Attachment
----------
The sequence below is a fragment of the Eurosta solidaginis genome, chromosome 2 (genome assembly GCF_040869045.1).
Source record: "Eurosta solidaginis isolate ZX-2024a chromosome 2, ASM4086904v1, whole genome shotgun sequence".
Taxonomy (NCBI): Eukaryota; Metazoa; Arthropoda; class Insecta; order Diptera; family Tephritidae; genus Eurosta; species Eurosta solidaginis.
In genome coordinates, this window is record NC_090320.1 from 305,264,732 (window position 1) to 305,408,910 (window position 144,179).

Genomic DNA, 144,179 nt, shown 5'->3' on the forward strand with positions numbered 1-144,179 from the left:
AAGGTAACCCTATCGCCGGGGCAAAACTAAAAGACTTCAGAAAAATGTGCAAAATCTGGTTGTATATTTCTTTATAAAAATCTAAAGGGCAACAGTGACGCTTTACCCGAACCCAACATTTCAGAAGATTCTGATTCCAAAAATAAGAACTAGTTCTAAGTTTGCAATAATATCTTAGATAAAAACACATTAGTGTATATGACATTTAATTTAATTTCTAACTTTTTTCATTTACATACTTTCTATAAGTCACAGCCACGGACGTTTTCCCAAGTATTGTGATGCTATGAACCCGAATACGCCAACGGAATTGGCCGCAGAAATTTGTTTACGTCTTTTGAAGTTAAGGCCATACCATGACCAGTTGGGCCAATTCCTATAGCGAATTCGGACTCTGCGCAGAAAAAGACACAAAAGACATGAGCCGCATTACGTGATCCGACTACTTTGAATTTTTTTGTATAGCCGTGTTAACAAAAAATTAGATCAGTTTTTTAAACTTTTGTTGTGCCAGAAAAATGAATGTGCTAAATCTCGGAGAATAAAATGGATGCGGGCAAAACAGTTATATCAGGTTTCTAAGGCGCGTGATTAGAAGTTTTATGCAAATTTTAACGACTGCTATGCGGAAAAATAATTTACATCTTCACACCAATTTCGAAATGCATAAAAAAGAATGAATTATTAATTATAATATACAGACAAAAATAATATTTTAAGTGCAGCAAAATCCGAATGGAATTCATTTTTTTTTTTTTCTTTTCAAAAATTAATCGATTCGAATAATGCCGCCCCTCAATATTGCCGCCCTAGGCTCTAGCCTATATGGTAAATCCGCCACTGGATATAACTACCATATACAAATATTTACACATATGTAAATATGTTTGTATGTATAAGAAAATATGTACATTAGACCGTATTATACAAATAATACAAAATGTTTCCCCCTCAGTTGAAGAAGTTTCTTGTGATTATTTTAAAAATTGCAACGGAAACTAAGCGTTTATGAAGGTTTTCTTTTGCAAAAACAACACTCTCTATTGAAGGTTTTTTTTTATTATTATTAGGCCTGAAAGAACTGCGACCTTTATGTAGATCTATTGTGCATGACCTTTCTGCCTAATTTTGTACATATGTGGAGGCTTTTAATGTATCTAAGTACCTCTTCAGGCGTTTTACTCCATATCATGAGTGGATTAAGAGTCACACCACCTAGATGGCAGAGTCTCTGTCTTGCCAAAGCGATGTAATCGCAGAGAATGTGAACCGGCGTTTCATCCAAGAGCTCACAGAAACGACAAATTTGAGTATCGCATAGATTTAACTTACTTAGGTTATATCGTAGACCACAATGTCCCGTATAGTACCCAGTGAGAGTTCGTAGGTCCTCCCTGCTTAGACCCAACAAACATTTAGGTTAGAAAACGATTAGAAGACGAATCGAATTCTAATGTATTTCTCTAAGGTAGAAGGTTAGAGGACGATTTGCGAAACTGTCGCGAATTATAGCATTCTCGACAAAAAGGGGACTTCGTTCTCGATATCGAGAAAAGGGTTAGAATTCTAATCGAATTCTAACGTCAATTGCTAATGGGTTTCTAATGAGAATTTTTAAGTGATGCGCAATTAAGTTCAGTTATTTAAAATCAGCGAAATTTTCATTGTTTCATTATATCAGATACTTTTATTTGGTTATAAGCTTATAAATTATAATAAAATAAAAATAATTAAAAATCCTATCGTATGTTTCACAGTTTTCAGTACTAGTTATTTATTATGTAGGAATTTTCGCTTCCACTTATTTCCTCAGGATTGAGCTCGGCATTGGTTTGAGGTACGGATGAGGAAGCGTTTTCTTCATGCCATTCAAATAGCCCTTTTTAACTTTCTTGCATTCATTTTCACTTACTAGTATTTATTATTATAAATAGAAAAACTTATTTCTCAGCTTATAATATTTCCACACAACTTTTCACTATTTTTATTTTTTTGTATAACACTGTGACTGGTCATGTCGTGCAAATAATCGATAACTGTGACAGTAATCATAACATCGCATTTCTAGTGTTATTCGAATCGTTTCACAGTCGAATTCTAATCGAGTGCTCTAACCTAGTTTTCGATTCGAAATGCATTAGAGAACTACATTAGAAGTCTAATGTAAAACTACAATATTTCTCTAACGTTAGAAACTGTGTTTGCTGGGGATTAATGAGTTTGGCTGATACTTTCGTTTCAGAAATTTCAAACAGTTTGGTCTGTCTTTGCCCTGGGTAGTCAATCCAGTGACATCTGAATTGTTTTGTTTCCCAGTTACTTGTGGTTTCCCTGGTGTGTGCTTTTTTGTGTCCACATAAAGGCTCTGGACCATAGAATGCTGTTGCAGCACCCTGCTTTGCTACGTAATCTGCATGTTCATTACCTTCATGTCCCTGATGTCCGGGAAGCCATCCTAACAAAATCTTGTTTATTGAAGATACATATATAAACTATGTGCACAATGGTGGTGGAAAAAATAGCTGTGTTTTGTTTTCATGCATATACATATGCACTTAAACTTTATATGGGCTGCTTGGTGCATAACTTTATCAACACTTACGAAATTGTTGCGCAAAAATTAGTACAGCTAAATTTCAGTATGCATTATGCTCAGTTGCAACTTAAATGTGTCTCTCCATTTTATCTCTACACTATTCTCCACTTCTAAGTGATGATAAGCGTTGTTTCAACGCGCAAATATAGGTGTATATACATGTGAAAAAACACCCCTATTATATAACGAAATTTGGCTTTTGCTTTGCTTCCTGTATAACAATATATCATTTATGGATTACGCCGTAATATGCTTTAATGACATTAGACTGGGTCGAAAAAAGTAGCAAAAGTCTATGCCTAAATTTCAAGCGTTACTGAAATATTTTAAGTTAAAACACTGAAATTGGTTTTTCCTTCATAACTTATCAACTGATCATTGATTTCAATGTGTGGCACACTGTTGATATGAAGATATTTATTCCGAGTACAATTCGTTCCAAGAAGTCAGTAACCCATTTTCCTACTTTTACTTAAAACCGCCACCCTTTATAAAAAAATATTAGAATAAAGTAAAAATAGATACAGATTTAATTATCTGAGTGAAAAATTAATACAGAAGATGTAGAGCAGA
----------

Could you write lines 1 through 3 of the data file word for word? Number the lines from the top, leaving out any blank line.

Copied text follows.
The sequence below is a fragment of the Eurosta solidaginis genome, chromosome 2 (genome assembly GCF_040869045.1).
Source record: "Eurosta solidaginis isolate ZX-2024a chromosome 2, ASM4086904v1, whole genome shotgun sequence".
Taxonomy (NCBI): Eukaryota; Metazoa; Arthropoda; class Insecta; order Diptera; family Tephritidae; genus Eurosta; species Eurosta solidaginis.